A southwest view of the ruins of the North American Phalanx

It could be said that it was nice while it lasted. A southwest view of the ruins of the North American Phalanx off Route 537 in Colts Neck, in an undated photo sometime prior to the 1972 fire that destroyed the remnants of the complex. / Library of Congress

Before Occupy Wall Street, before the 1960s’ counterculture movement, there was the North American Phalanx.

From 1843 to 1856, a commune with a population of 150 “associates” at its peak, inhabited 673 acres in Colts Neck, today one of the Jersey Shore’s most affluent bedroom communities, which still retains much of its pastoral character of yesteryear. Modeled upon the teachings of French philosopher Charles Fourier (1772-1837), the North American Phalanx was intended to be a utopian society within a day’s travel from New York.

Fourier was a socialist with influential American supporters (including newspapermen) who believed in income equality and wealth distribution. He was opposed to individualism because he argued when left to their own devices without a common cause, human beings will act in their own self-interest to the detriment of their fellow citizens.

There were two farmhouses that preceded the commune on the land. When the Phalanx moved in, dormitories and a social hall that connected the two homes were later built. A stream mill, stables, cow and wagon sheds, forges, carpenter shops, a packing house, a schoolhouse, a day-care center for working mothers and guest cottages also were constructed. On the grounds around the sprawling campus were landscaped gardens and paths and an artificial pond for bathing and boating in the summer and ice harvesting in the winter, according to the Monmouth County Historical Association.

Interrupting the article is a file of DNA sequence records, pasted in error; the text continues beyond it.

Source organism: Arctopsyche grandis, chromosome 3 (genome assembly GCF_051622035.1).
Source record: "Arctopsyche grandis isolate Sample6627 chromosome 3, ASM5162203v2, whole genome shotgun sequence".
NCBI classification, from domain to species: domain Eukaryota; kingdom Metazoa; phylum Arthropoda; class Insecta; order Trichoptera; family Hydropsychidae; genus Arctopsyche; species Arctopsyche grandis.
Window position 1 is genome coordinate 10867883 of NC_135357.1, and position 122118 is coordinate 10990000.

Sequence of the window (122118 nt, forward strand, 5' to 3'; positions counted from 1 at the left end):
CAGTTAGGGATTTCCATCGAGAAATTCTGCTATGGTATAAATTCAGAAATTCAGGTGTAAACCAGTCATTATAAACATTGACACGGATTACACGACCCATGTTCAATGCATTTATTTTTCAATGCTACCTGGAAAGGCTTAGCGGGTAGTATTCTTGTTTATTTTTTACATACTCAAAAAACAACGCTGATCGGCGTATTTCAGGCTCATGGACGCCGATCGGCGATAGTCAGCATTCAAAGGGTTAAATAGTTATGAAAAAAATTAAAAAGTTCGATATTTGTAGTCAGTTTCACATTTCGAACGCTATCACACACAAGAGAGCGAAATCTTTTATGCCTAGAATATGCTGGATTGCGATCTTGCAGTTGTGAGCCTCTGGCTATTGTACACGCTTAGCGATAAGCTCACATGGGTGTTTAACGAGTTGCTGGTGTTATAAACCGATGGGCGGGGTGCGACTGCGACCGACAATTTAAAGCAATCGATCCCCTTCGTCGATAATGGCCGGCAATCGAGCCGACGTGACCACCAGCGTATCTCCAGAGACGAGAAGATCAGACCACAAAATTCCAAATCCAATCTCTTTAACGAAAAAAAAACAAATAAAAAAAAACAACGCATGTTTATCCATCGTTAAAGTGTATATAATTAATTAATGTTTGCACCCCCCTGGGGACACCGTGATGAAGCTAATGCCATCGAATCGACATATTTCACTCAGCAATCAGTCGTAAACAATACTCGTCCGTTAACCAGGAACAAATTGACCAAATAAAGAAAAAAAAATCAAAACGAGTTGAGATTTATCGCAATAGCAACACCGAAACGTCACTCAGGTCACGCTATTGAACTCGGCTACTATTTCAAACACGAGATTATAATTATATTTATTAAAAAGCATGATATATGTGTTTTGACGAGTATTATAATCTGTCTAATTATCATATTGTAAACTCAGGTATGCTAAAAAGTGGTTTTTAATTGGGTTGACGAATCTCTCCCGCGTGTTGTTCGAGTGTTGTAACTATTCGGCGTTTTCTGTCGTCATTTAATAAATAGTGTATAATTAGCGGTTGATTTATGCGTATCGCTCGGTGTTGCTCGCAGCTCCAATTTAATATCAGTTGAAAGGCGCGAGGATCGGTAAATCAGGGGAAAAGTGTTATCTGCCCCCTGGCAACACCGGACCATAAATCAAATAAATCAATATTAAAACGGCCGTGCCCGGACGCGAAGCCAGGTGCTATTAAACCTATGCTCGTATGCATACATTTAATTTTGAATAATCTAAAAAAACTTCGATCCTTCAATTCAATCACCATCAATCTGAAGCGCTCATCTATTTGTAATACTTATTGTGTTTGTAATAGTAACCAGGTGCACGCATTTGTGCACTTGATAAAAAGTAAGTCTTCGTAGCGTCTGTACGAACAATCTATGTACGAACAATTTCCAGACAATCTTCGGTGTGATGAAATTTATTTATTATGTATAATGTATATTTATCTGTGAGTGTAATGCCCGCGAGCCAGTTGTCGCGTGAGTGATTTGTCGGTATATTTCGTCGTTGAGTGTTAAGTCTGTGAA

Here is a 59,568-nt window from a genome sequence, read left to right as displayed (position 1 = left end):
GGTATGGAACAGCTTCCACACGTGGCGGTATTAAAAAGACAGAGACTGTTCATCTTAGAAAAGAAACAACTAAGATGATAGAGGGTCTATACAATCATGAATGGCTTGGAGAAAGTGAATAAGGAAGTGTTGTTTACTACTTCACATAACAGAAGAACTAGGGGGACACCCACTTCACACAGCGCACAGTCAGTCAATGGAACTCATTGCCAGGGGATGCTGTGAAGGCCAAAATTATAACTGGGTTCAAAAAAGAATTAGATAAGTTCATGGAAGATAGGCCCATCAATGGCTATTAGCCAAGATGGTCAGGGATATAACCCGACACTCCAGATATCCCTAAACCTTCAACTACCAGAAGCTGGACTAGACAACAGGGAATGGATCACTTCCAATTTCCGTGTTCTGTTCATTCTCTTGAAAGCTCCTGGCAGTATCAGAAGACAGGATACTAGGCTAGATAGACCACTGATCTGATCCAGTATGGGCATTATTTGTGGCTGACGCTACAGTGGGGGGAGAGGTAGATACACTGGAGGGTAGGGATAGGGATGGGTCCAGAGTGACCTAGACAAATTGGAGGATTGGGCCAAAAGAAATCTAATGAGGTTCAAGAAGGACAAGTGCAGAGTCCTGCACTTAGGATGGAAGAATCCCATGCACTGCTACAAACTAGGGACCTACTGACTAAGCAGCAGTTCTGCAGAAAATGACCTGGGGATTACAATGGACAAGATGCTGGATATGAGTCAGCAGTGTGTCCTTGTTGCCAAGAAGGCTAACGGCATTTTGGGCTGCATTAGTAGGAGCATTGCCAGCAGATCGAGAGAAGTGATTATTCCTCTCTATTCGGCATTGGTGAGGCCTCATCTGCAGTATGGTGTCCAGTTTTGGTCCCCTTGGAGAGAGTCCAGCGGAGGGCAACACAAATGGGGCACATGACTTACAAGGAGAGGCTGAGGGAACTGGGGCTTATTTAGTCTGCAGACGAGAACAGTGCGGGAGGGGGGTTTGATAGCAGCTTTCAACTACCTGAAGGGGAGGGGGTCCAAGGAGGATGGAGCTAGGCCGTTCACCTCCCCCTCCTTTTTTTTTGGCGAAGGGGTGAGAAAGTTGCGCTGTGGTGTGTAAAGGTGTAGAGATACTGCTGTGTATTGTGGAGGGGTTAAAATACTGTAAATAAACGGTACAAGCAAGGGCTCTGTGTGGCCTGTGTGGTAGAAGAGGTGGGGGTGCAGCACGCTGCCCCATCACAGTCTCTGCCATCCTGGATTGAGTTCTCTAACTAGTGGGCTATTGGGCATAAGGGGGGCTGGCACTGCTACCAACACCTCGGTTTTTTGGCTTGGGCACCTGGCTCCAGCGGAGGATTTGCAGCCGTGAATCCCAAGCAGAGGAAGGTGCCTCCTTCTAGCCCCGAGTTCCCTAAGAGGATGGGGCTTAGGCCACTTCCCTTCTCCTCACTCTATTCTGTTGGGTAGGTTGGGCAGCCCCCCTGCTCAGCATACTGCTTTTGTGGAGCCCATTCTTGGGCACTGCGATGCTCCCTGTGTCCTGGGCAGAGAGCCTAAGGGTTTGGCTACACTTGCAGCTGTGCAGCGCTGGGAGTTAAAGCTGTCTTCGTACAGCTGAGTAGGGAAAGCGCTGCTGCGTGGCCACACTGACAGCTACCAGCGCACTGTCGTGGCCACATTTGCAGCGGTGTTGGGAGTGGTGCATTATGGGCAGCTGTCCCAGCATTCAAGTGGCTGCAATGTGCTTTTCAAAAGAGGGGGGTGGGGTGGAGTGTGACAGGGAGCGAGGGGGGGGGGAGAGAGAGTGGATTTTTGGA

Most members were working-class or middle-class city folk from across the Northeast. Admission to the Phalanx was made by application, and the criteria for entrance was based on individual skills and intelligence, personal background and a candidate’s ability to work well with others. People who were accepted into the commune were invited to visit for 30 days. If they still wanted to join and everyone else was agreeable, the candidate would be required to serve a probationary period of one year. When the year was up, the entire community would vote on whether to let the applicant stay. If approved, the candidate then would be given provisional status before transitioning to full membership in the Phalanx, according to the historical association.

It was meant to be an agrarian paradise. A kind of board of directors or council, which included a presiding officer, maintained order. The concept was simple: Everyone brought their own unique talents and skill sets to the community, working together in harmony with nature, caring and being responsible for one another — no one needed to live their lives in isolation, no one needed to face the cruel world alone.

Shockingly, it took as long as a decade for members to want to kill each other.

As the historical association points out, there were feuds over religion and politics — women’s rights and slavery — and how to recruit more members, and how one person drives another person crazy.

Schisms emerged, alliances formed. Eventually in 1853, one group of associates said “au revoir” to their socialist French experiment, while the other group admonished them not to let the stable door hit them on the way out.

A fire a year later destroyed the flour and saw mills, the blacksmith and tin shops, as well as some valuable machinery. Paradise pretty much became insufferable. The remaining associates were left holding a liability of $10,000 — about $256,000 today.

But it was nice while it lasted.